“It’s a matter of timing and balance. Let’s don’t cut revenues when we have a $188 million deficit,” Boren said.
“If the tax cut is put off while revenue is down, and if a deal is made on the gross production tax ... I think something’s going to work out,” he said.
In her State of the State address last month, Fallin suggested agencies support critical programs and operation by tapping into revolving funds.
Chancellor Johnson said the universities and colleges’ revolving funds are cash flow accounts that hold money that is obligated for projects plus one month’s expenses, which the regents require institution set aside for emergencies.
“It’s not a fund we can use,” Boren said.
Keeping tuition down
Tuition and mandatory fees account for the biggest segment of the higher education budget — nearly 46 percent.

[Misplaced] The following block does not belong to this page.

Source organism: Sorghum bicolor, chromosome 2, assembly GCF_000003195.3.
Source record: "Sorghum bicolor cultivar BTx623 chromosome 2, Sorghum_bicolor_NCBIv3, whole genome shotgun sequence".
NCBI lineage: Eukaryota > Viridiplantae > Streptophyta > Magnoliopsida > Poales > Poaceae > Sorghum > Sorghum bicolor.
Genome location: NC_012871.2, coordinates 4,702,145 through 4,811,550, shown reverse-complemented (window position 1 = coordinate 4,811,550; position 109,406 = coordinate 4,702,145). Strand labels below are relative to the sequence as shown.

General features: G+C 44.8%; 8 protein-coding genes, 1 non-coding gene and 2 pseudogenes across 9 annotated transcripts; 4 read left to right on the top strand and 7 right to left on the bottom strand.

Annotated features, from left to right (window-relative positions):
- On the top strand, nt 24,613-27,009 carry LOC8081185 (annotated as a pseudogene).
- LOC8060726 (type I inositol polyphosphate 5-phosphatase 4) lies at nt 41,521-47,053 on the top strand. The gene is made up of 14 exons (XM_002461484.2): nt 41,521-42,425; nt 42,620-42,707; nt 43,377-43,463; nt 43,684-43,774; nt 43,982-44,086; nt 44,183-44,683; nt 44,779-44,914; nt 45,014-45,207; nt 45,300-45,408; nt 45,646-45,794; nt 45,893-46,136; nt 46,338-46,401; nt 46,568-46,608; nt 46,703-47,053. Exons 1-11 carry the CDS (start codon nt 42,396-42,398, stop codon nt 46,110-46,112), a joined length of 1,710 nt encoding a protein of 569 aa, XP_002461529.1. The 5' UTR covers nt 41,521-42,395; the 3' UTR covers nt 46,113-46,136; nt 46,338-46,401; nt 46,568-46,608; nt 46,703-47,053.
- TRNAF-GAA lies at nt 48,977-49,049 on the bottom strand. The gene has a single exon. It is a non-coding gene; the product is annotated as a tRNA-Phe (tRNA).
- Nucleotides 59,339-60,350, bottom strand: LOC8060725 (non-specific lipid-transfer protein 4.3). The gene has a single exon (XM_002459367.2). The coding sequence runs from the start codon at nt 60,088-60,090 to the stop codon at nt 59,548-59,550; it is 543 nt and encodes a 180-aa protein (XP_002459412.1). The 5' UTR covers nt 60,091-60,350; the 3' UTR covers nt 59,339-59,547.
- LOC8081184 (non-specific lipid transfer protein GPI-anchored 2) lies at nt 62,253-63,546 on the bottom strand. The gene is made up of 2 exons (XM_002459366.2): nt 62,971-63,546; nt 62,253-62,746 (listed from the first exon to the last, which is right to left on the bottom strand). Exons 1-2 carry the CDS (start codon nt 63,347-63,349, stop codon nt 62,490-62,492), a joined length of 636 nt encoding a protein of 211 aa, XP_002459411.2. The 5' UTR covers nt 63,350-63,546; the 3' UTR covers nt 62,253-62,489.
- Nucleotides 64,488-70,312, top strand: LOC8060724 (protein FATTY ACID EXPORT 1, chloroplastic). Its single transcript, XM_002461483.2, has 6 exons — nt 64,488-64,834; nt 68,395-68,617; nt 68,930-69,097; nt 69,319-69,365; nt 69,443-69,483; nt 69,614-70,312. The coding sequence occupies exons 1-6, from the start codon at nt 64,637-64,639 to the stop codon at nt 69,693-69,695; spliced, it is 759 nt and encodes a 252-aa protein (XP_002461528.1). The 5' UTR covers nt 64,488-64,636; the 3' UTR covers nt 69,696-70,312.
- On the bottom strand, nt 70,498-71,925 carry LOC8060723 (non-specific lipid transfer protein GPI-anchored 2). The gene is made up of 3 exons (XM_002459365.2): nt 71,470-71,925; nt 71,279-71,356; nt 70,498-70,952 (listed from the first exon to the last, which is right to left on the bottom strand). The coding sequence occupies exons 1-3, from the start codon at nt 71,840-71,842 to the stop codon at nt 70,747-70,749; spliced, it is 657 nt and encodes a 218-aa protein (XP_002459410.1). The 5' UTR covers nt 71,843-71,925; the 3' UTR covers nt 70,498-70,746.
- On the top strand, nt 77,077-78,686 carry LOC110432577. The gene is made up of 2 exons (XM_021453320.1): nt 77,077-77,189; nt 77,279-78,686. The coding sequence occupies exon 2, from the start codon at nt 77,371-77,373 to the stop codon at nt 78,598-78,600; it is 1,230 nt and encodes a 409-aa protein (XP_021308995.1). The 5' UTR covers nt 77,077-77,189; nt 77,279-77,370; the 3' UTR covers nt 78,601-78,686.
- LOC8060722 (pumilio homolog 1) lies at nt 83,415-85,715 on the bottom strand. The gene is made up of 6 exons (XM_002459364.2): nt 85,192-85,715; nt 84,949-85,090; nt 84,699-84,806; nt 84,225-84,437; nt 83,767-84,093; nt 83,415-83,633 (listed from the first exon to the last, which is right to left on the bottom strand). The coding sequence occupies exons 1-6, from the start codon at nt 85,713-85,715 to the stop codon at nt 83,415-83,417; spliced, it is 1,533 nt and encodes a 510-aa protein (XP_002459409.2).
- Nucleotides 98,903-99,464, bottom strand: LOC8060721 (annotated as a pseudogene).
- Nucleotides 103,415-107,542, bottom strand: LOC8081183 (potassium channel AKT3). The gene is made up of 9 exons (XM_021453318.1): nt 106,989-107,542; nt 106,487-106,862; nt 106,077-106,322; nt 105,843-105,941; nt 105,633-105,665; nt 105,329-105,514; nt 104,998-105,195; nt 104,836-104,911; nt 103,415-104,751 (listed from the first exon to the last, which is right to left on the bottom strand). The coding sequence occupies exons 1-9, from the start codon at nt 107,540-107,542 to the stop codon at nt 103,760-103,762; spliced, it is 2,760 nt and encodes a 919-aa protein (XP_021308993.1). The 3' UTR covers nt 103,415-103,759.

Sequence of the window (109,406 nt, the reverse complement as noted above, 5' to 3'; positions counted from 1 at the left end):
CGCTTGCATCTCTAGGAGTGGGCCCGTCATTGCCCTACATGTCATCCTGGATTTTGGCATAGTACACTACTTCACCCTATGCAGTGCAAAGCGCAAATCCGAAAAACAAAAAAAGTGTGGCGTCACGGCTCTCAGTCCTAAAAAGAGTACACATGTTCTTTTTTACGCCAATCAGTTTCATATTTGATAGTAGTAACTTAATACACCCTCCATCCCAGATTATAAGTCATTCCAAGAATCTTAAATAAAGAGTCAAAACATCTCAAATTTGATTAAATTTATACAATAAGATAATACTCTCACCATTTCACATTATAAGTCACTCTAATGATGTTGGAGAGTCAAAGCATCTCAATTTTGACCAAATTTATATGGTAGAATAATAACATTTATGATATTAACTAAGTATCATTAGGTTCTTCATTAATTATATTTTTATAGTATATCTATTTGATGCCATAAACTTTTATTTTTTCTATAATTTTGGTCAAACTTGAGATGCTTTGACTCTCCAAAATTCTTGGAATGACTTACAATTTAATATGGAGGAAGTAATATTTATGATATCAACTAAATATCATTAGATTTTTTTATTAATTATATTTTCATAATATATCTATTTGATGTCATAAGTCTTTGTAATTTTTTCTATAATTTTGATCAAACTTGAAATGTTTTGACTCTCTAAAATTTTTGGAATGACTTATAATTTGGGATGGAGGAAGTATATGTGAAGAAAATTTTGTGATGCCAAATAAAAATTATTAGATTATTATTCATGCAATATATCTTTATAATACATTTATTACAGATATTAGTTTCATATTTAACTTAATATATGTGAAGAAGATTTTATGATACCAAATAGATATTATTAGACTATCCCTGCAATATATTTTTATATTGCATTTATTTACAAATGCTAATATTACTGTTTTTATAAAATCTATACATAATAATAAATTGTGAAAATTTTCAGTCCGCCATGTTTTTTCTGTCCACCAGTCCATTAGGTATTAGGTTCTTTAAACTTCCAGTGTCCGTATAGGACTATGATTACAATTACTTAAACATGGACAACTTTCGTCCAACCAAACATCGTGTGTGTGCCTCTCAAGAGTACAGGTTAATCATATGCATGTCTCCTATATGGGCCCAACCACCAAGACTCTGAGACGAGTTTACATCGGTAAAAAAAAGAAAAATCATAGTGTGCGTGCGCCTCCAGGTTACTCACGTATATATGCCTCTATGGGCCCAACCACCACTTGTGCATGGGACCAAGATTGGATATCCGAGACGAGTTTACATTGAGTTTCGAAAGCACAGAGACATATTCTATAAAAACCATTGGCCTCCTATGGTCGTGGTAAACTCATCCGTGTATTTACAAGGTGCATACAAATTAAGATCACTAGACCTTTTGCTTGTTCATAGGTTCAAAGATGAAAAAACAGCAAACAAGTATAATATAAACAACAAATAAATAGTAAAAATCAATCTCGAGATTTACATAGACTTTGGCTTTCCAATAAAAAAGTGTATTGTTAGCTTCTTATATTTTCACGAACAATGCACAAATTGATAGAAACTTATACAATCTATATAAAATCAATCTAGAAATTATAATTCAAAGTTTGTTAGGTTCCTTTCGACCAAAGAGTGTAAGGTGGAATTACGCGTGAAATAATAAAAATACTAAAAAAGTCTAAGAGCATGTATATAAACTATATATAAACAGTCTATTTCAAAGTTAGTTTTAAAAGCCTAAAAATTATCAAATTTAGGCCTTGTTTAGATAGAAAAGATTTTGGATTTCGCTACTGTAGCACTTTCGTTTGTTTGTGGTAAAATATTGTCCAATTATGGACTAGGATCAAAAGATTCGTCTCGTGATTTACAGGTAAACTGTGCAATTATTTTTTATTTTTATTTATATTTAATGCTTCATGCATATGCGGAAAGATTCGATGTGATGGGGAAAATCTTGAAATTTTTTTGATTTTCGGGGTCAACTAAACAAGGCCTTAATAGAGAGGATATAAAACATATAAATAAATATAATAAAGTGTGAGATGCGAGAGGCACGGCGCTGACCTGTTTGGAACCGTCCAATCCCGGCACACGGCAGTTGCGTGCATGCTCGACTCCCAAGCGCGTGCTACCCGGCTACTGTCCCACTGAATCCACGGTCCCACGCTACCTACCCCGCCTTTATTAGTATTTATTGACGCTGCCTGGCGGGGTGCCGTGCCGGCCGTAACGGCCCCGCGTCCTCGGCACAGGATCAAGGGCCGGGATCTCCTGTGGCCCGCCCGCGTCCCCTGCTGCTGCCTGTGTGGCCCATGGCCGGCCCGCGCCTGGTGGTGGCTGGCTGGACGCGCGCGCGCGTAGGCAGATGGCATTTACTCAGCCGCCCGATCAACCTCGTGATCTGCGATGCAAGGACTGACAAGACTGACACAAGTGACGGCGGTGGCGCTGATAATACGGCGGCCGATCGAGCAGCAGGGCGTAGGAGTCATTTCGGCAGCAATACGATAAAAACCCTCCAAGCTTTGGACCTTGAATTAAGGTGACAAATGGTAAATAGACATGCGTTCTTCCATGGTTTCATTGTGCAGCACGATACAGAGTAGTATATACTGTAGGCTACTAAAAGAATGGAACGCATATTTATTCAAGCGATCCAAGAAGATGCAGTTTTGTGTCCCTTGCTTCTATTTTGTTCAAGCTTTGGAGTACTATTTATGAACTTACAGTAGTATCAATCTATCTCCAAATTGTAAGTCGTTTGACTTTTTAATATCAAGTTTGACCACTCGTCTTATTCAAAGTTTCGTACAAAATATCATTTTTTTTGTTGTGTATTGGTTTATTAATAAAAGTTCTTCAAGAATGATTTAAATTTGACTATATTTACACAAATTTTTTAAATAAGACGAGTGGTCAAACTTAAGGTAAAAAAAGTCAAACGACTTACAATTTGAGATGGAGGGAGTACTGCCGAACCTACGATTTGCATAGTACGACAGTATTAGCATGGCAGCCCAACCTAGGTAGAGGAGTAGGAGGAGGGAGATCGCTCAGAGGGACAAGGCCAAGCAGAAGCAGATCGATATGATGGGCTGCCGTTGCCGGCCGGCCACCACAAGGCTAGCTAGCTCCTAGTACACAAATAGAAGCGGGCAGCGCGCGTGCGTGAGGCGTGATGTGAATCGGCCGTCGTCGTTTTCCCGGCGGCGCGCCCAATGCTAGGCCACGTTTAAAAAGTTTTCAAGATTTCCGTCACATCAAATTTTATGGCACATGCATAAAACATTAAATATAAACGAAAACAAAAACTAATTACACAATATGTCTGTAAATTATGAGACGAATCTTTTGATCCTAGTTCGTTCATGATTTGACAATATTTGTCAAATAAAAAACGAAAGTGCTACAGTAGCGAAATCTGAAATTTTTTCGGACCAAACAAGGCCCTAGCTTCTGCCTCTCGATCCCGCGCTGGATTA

Higher education leaders don’t want to raise those to make up for a decrease in state funding.
“If it gets too high, the students aren’t going to come here,” Hargis said.
California has increased tuition and fees 30 percent two years in a row, he said.
Those costs in Oklahoma have increased an average of 4.6 percent the past five years.
“We want to keep those down. We have bucked the national trend,” Johnson said.
“The more money we provide, it takes the pressure off universities and colleges to keep tuition and fees down,” Rep. Wright said.
Wright said if the Legislature can find more money for higher education, he would like the increase to go to concurrent enrollment programs that allow juniors and seniors to start earning college credit while still in high school. It is mandated by state law.
The regents’ budget request includes $3 million to fully fund concurrent enrollment.
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It’s a matter of timing and balance. Let’s don’t cut revenues when we have a $188 million deficit.”
University of Oklahoma